Graham’s Gems

‘Sorry mate, I didn’t see you!’ Even if you’ve got away with no or limited injuries, it’s an apology which isn’t appropriate as you survey the wreckage of your bike. Is this a driver being careless and dangerous or did he genuinely not see you?

Andy Goodwin and I were discussing the importance of good observation, and that tJethe better your observation the better rider/driver you were. Andy, as you may remember from the June Newsletter, did some research and sent me a website link directing me to a report by John Sullivan of the RAF.

According to his report, the answer may have important repercussions for the way we train drivers and how as motorcyclists and cyclists we stay safe on the roads. John Sullivan is a Royal Air Force pilot with over 4,000 flight hours in his career, and a keen cyclist. He is a crash investigator and has contributed to multiple reports.

Fighter pilots have to cope with speeds of over 1,000 mph. Any crashes are closely analysed to extract lessons that can be of use.

John asserts our eyes were not designed for driving.  We are the result of hundreds of thousands of years of evolution. Our eyes, and the way that our brain processes the images that they receive, are very well suited to creeping up on unsuspecting antelopes and spotting threats such as sabre-toothed tigers.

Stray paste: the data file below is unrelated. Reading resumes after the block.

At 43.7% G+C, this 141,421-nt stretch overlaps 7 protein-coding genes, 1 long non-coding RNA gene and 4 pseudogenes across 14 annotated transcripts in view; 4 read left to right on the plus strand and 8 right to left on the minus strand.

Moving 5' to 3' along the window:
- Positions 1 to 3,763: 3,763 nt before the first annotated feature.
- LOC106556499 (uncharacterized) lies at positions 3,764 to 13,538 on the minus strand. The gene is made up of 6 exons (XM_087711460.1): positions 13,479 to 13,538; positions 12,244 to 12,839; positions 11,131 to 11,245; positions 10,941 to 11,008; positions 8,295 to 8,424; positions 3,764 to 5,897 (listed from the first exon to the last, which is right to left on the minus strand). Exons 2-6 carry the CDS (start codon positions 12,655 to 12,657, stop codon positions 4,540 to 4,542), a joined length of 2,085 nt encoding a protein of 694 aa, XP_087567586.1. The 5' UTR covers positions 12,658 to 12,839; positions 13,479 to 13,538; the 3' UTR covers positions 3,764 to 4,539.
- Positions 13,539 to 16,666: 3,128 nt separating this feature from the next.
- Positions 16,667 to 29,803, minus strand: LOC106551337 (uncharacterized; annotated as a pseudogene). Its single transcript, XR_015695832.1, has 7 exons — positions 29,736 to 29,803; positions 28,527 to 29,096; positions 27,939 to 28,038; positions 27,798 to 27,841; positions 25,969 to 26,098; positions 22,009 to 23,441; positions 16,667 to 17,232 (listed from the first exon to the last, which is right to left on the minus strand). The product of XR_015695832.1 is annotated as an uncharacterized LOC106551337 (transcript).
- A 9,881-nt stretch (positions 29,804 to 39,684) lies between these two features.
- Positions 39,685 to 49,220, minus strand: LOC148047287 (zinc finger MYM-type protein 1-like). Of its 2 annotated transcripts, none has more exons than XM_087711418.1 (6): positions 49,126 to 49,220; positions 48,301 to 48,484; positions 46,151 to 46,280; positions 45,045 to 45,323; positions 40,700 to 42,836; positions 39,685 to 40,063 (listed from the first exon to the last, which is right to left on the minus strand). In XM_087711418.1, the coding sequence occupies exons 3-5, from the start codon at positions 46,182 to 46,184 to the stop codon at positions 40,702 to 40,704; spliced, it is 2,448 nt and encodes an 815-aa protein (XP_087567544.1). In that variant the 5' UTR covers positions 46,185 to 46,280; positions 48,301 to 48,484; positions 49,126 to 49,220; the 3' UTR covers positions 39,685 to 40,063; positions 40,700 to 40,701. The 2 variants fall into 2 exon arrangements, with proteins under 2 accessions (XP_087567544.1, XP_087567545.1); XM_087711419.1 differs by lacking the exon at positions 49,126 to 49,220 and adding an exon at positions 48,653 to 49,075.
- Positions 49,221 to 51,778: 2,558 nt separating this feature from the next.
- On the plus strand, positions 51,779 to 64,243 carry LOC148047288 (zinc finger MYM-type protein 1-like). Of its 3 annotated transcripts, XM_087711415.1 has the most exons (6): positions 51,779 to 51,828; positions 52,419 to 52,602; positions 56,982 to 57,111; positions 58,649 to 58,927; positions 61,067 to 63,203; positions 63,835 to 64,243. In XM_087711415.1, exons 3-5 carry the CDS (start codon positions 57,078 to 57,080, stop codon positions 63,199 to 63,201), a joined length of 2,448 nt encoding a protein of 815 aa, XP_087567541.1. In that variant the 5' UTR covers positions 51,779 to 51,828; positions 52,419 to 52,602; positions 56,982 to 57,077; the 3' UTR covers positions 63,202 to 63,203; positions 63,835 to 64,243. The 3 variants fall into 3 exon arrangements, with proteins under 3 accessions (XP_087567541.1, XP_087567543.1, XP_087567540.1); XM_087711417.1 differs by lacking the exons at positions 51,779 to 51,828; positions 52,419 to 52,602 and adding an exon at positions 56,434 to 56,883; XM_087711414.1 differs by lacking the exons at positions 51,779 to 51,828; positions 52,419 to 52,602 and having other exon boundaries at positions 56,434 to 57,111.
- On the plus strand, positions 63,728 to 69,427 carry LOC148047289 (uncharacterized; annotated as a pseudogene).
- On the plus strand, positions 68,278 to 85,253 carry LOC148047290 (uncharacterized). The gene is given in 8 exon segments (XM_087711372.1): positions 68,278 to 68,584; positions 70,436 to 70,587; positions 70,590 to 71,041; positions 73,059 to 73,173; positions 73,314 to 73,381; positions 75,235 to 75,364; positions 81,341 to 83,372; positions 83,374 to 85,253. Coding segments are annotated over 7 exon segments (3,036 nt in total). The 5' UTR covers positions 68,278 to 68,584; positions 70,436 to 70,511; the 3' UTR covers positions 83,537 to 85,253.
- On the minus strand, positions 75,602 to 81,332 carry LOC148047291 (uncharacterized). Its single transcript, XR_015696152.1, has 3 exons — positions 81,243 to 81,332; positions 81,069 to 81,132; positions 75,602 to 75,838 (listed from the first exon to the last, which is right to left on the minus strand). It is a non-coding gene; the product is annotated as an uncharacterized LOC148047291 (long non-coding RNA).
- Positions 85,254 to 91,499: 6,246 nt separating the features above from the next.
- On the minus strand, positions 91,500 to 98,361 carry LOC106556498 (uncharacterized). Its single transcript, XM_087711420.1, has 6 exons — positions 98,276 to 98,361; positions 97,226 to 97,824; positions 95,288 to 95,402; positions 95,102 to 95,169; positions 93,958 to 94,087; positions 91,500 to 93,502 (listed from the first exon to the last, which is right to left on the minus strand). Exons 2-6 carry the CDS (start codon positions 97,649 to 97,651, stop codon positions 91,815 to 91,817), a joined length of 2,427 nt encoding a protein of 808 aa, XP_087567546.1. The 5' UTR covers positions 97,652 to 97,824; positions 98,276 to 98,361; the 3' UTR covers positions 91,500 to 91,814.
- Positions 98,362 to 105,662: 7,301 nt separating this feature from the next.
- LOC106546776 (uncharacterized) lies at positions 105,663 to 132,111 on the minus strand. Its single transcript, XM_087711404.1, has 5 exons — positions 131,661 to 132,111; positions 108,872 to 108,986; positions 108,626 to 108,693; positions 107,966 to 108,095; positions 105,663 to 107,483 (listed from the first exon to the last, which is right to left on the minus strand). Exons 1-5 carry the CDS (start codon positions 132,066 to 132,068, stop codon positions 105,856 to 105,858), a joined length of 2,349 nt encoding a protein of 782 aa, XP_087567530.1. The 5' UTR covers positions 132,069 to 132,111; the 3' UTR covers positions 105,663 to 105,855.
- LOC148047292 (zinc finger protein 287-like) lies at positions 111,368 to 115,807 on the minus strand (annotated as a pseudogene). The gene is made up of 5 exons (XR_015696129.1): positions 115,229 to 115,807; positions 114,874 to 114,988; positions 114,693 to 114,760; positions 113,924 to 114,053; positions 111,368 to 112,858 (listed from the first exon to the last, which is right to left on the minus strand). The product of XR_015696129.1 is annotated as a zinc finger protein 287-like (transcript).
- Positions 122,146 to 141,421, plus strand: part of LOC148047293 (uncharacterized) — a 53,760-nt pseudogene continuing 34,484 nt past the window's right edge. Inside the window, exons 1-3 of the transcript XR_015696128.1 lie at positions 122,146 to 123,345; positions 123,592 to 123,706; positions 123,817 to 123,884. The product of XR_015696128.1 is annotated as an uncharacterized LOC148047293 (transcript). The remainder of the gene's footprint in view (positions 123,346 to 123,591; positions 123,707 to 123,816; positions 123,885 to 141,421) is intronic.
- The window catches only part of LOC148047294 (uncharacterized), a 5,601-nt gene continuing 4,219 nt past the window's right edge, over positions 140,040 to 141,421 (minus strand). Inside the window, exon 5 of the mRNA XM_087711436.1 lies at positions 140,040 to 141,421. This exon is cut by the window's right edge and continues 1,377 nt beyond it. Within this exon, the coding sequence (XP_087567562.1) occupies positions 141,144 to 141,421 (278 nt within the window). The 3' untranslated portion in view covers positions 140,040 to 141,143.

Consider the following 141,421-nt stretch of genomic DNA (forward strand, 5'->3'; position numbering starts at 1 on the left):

These threats are largely gone and they’ve been replaced by vehicles travelling towards us at high speeds. This, we’ve not yet adapted to deal with. Why? Light enters our eyes and falls upon the retina. It is then converted into electrical impulses that the brain perceives as images. Only a small part of your retina, the centre bit called the fovea, can generate a high-resolution image. This is why we need to look directly at something, to see detail.

The rest of the retina lacks detail but it contributes by adding the peripheral vision. However, a mere 20 degrees away from your sightline, your visual acuity is about 1/10th of what it is at the centre. Try this scary test to see quite how much detail you lose in your peripheral vision:

  • Stand 10 metres away from a car.
  • Move your eyes and look just one car’s width to the right or left of that car.
  • Without moving where your eyes are now looking, try and read the number plate of the car.
  • Try the test again from 5m.

The test shows you quite how little detail you are able to truly capture from the side of your eyes. That’s not to say that we cannot see something in our peripheral vision – of course we can. As you approach a roundabout, you would be hard pressed not to see a huge lorry bearing down upon you, even out of the corner of your eye – obviously, the bigger the object, the more likely we are to see it. But would you see a motorbike, or a cyclist?

The report is extensive, and at six pages is too long for the blog, but I’d urge you all to click the link (or type it into your browser) to read the rest of it. It makes for very interesting reading, and there’s another test for you to try as well as advice and guidance in how driver/rider and cycle training should be structured. The report is at